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Forgotten Hero: A Tribute To Baseball’s Roger Maris

September 1, 2010

I was inspired to create this illustration after reading 61*: The Story of Roger Maris, Mickey Mantle, and One Magical Summer, written by Ron Smith and published by The Sporting News.

I was 12 years old in 1961, and I can vividly recall the excitement that summer as Yankee teammates Roger Maris and Mickey Mantle slugged homer after homer, both on a pace to break Babe Ruth’s long-standing record of 60 home runs in a single season (1927).

Mantle finished with 54, Maris hit his 61st and final homer in the last game of the season.

Many fans, including Yankee fans, rooted against Maris for one of two reasons:

1) they didn’t want anyone to break the great Bambino’s record, or 2) they wanted it to be Mantle who’d replaced Yankee centerfielder Joe DiMaggio in 1951, not Maris, a relative unknown who’d only been acquired from Kansas City before the start of the 1960 season.

Complicating matters was the fact that the American League had expanded from 8 to 10 teams in 1961, and simultaneously, the playing season had been extended from 154 to 162 games.

Baseball Commissioner Ford Frick— who had been a friend of Ruth’s– ruled that any new home run record would have to be set in 154 games. This became known as the “asterisk ruling.”

Maris hit his 58th homer in Game 151, his 59th in Game 154, and his 6oth in Game 158. In 1961, the seating capacity of Yankee Stadium was a little over 67,000. Incredibly, only 23,154 New York fans turned out to see Maris hit his historic 61st homer on the last day of the season.

Maris never hit more than 33 homers in a single season after 1961. He was traded to the St. Louis Cardinals after the 1966 season. Plagued by injuries, he retired from baseball in 1968. He died of lymphatic cancer in 1985 at age 51. He is not in the Baseball Hall Of Fame.

But one magic summer almost 50 years ago, at a time when steroids were unknown in the game, Roger Maris persevered despite intense media scrutiny and fan hostility, and did something truly remarkable: he hit 61 in ’61.

A personal tribute to Roger Maris. Scroll down for the entire construction sequence. (You can view a previous post which shows all the “steroid guy” caricatures, and another which shows the steps in creating the Barry Bonds caricature.)line drawing for tribute to Roger Maris who broke Babe Ruth's home run record in 1961Barry Bonds caricature pasted into tribute to baseball player Roger MarisBarry Bonds caricature baseball card lying on beach in Roger Maris tributebaseball card caricatures of disgraced steroid-using baseball playersbaseball cards of disgraced steroid users washed up on Heroes Beachbaseball cards of disgraced steroid users stained with mud on beachkid looking at sky on Heroes Beach amidst baseball cards of steroid usersYankee slugger Roger Maris swinging bat in sky above Heroes Beachlittle kid watching ghostly image of baseball slugger Roger Maris in skyghostly image of Yankee slugger Roger Maris swinging baseball bat in sky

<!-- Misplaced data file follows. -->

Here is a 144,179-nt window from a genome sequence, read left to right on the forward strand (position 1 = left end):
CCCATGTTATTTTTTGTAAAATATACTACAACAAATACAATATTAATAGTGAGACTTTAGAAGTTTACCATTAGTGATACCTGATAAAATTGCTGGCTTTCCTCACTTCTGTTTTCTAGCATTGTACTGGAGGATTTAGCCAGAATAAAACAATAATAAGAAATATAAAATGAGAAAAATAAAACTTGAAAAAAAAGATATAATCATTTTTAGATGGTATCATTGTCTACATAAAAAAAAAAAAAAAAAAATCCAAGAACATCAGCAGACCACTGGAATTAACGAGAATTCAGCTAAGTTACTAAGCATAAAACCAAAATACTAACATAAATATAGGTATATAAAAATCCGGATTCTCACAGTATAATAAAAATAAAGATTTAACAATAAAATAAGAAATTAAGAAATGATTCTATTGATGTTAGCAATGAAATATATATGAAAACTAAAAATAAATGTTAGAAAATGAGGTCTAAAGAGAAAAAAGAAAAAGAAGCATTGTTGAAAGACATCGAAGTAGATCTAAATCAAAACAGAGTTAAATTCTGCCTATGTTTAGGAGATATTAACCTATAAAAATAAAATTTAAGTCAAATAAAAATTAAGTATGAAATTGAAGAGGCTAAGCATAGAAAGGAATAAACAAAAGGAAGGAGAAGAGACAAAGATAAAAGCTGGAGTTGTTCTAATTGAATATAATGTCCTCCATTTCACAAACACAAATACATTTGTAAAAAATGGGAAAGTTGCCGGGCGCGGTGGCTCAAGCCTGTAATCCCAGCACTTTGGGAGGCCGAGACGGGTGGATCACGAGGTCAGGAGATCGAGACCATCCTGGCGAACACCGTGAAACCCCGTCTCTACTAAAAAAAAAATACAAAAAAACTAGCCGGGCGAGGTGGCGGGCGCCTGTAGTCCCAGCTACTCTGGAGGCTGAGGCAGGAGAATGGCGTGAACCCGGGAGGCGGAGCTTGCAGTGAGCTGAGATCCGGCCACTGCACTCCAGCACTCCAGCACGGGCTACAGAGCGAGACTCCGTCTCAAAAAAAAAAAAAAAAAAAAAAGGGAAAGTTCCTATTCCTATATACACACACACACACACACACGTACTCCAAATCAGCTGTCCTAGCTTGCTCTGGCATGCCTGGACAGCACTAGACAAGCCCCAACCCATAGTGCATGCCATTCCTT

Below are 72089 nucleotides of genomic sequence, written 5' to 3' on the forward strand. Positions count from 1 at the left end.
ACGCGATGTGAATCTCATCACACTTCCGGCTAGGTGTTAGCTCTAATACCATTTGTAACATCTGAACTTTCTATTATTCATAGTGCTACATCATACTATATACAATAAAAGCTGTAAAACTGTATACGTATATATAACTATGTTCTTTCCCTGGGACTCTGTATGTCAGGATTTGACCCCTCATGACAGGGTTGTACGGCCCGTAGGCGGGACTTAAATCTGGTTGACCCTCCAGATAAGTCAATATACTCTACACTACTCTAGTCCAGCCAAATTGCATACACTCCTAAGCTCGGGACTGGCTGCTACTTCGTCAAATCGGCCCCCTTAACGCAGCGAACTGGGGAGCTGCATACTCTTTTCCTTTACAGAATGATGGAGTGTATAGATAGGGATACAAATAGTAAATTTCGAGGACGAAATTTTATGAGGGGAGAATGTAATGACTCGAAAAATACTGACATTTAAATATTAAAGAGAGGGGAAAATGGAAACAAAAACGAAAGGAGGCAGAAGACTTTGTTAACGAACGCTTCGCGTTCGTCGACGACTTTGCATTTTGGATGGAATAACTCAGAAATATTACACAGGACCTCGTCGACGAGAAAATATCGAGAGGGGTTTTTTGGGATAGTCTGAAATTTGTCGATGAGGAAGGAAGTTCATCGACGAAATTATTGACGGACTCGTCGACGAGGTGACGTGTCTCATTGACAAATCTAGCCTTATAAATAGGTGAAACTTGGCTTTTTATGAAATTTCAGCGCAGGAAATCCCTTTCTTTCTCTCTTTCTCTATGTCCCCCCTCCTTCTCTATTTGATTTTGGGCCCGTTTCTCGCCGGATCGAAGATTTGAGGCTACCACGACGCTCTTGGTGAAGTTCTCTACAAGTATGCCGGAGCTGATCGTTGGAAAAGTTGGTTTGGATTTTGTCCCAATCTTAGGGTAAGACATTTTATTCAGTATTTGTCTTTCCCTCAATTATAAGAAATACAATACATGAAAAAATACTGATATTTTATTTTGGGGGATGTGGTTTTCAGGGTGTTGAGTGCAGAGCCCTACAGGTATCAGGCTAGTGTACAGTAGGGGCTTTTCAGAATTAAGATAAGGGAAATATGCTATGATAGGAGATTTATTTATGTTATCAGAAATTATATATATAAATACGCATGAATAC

kid on beach seeing ghostly images of Roger Maris and Babe Ruth in sky

kid seeing ghostly images of forgotten baseball hero Roger Maris in sky

7 Comments leave one →
  1. Craig Bohanan permalink
    September 20, 2010 4:58 PM

    Hey Mark, very nice piece of work.

    I was 14 that summer. And it was one more exasperating season for an even-then-inveterate Red Sox fan. But I always liked Roger M. He’s in my Hall of Fame.

    If I can find a way of sending you a piece I did a few years back with Frank Malzone that references Roger’s 61st home run I will do so.

    Craig B.


    • September 20, 2010 10:16 PM

      Hi Craig, thanks very much indeed. Yes, the Yanks had it pretty much their own way in ’61, I’m afraid. One rather astounding thing I didn’t include in the post: after hitting #60 in Game 158, Maris asked to sit out Game 159– and did. He was emotionally exhausted, and decided he’d have a better shot at hitting #61 if he took a day off before the final three games. Which strikes me as really cool. I’d love to see the piece you did with Frank Malzone– sounds great. Thanks again!


  2. Elaine Giacomo permalink
    October 3, 2010 8:50 PM

    Mark – I love it! He was my favorite too. Great job.



  3. March 10, 2012 1:26 PM

    Beautiful 🙂 Excellent! Magnificent 🙂 🙂 🙂
    Toothsome is speechless now….


    • March 12, 2012 3:06 PM

      “Beautiful,” “Excellent,” and “Magnificent.” I’ve looked all these words up in the dictionary, and yes, they do seem to apply to my work… : )

      They also apply to me. Perfectly. : P

      And I can’t believe you of all people are speechless. At least I hope not. I would worry… : )

      Thank you, Dear Dolly! : )


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